Tuesday, February 26, 2013

The Crimean

January 2016: The Crimean has closed and been replaced by Bobbie Peels.

February 10, 2013

We've been trying to arrange a meal at The Crimean for ages, but our pub-club has grown to a regular group of more than 15 people, and we weren't sure how well it would cope with such an onslaught. We weren't even really sure that it was a pub. So a small group of us headed in on a Sunday night to suss it out. The front bar area is pretty small, and the whole vibe is probably a bit more formal than we're looking for in a pub, but once we altered our expectations we were pretty impressed with the fit-out. The restaurant area is dark and moody, teetering just the casual side of fine-dining.

The menu is broadly Eastern European, and is thus not super focussed on vegetarian options - vegans will be limited to sides and the plainest of salads, although they're pretty conscientious about gluten-free diners. There are two kinds of dumplings, a couple of salads, a big filo pastry and some sides. The menu is broken into small plates and large plates and the staff are pretty insistent that you share the small plates. With our mix of vegetarian and gluten-free diners we ignored their advice and just ordered for ourselves. Before the food we ordered started coming out, we were served up some fantastic bread rolls and a complementary starter, a chilled cucumber soup.

There's an impressive drinks menu as well, providing a range of unusual European wines, imported and local beers and a massive, vodka-heavy spirits list. I was following Cindy's lead and going booze-free for the evening, partly inspired by the blackboard promising more than fifty varieties of lemon lime and bitters. It turns out that was kind of a joke, but The Crimean do have an assortment of bitters, which we happily sampled (all based on vague suggestions from staff - the non alcoholic options didn't seem to be written down anywhere). 

Onto the food! The main reason I'd been interested in visiting The Crimean was the promise of dumplings - they have two vegetarian options, the piroshki (baked red cabbage and mushroom with sour cream, $10) and the vareniki (potato and quark with roast onion puree, rye crumb and orange zest, $12).

The piroshki were a surprise - they had a crispy shell (almost like little bread rolls) rather than the pierogi-style I was expecting. The filling was okay but not particularly distinctive, and they needed a good slathering in the generous dollop of sour cream that came on the side.

The vareniki were exactly what I was after though - soft dumplings stuffed with carbs and dairy and lightly flavoured with the roast onoin and orange zest. I'd order two batches of these next time.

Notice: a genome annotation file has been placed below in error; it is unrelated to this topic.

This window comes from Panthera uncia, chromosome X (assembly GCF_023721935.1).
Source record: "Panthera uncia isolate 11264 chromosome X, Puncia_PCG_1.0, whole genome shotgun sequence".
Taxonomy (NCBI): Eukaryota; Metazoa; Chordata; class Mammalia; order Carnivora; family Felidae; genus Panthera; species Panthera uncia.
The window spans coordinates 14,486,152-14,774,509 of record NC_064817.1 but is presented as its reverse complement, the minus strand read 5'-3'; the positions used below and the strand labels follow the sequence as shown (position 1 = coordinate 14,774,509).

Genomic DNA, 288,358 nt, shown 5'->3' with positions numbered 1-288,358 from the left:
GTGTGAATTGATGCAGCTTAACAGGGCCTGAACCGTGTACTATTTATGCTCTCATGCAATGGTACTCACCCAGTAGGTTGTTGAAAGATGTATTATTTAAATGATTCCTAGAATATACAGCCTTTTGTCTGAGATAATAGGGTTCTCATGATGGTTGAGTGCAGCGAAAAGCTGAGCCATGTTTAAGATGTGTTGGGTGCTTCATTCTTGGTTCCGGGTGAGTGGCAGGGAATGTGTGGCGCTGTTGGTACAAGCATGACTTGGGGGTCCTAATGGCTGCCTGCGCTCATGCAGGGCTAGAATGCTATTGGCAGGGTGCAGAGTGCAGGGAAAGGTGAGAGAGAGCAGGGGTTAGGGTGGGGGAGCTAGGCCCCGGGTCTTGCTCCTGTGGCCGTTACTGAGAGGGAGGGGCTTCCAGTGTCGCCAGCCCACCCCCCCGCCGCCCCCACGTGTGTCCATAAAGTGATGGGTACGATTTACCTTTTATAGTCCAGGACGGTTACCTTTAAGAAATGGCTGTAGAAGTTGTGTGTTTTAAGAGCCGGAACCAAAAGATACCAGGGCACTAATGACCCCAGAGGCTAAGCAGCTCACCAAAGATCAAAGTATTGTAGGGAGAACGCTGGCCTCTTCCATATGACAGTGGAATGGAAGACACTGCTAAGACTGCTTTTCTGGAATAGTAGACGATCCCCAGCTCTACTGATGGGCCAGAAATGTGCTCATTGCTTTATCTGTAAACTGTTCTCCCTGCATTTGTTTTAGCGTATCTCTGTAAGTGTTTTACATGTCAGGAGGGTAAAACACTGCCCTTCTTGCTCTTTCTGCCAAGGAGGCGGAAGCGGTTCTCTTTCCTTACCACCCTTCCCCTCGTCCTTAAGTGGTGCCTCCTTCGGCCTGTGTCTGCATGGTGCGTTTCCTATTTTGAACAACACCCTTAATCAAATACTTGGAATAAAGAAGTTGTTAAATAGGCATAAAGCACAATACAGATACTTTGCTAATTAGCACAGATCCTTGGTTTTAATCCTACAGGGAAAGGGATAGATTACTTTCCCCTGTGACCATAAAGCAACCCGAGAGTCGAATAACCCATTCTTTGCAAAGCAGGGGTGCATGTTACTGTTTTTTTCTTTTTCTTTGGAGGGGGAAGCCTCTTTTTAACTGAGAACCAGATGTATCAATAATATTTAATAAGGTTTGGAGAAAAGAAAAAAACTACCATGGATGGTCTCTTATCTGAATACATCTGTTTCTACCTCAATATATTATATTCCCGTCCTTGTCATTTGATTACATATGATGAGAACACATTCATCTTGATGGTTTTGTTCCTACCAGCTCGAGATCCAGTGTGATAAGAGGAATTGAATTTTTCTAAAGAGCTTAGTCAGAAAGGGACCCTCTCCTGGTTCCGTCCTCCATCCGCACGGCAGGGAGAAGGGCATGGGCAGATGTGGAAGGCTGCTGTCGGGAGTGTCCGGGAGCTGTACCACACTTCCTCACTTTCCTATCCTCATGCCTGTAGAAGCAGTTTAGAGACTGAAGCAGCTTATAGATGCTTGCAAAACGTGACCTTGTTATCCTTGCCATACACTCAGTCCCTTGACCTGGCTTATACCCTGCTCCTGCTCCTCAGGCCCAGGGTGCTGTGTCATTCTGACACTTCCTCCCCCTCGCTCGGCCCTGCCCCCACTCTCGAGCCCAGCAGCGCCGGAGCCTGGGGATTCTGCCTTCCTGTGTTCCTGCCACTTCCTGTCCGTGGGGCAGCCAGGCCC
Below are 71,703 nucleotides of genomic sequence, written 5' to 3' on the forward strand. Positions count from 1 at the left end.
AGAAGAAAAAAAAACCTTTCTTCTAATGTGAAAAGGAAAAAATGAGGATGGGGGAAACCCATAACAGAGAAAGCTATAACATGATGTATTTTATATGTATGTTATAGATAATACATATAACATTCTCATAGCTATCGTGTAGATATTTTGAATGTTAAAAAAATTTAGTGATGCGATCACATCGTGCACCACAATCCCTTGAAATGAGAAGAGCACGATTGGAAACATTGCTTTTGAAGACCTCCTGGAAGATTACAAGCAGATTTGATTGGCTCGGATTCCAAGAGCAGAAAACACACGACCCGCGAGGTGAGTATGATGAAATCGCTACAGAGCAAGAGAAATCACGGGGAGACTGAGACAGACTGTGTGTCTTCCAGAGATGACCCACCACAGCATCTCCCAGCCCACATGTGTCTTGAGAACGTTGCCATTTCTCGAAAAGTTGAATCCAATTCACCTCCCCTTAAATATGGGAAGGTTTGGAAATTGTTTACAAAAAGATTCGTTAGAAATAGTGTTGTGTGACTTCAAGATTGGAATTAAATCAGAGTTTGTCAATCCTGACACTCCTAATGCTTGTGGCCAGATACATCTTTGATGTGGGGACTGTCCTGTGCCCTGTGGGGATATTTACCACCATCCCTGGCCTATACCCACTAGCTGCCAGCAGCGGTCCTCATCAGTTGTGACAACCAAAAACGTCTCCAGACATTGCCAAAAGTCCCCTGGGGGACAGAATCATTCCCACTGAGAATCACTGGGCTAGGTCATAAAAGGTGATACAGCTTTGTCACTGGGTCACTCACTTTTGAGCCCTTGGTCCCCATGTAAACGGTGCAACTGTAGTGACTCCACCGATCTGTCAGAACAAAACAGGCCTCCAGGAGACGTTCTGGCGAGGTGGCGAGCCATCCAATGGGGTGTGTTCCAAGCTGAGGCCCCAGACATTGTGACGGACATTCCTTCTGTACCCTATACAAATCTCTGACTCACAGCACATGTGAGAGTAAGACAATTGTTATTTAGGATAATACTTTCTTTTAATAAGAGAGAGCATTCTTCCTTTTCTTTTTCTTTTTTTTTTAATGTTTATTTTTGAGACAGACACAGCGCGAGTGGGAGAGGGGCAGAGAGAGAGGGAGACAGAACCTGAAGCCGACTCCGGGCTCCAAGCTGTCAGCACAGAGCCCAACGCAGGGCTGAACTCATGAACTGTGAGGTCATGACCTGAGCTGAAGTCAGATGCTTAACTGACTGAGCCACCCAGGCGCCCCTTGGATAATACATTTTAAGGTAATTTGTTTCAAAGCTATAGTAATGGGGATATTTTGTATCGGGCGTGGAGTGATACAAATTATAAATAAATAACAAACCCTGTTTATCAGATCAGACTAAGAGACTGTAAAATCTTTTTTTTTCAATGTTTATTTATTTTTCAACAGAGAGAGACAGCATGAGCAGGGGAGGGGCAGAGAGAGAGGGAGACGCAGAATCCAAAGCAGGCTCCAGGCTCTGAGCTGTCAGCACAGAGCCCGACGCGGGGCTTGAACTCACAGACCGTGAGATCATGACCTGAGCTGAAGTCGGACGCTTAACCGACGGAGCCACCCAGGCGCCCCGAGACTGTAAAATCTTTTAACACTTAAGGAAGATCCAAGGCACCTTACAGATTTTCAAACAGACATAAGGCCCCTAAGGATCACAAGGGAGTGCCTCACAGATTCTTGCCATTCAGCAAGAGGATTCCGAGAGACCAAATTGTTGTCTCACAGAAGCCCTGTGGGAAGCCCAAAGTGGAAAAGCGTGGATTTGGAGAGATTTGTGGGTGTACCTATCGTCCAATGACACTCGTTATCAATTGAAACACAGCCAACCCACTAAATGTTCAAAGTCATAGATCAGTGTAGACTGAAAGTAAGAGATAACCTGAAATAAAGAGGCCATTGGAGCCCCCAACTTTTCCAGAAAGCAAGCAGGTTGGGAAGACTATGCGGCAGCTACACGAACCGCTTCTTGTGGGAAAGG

Our main dish of the night was the banitsa, a Balkan filo pie of zucchini, feta and dill, smoked tomato and honey sauce and lamb's lettuce ($25).

I was pretty happy with this - the pastry was great, the smoky/sweet tomato sauce pretty well done and the filling delicious. Still, though, it's a feta/spinach filo, and it's $25. It's a bit hard to get past that. 

We ordered the fried cauliflower with capers, parsley and sharena sol (a combo of salt, paprika and savoury) on the side ($12). This was probably my favourite dish - the tender fried cauli pieces had absorbed lots of the spice mix and really hit the spot.

While I'd been lured in by the dumplings, Cindy had been eying off the dessert menu on The Crimean's website. After weighing up peach and almond pudding or an excellent-sounding chocolate/apricot concoction, we eventually decided to split the Polish cheesecake with orange caramel and pink grapefruit sorbet ($13).

The grapefruit sorbet was very grapefruity - maybe a little too bitter for me - while the cheesecake was much sweeter. We had high hopes for this, but the combo didn't really do it for either of us. Should have stuck with something involving chocolate.

Our experience of The Crimean was okay - the service was friendly and reasonably efficient (although a bit weirdly pushy about things like sharing the entrees), the atmosphere lovely and the food pretty solid. It might have been a victim of my high expectations though, because I couldn't help but feel a bit disappointed - none of the dishes really blew my mind, and I ended the meal more excited about a revisit to Borsh, Vodka and Tears than about returning to The Crimean.


There are largely positive opinions of The Crimean on other blogs - check out lunchosaurus, Foodie About Town, Barley Blog, a bit of butter, The Melbourne Food Experience, Superéthique and Cork Talk.

The Crimean
351 Queensberry Street, North Melbourne
9329 3353
entrees/sides $8-$14, mains $25

Accessibility:There's a small step up as you enter the building, but things are flat and fairly well spread out inside. The lighting is moody and dim. There's full table service. We didn't visit the toilets.

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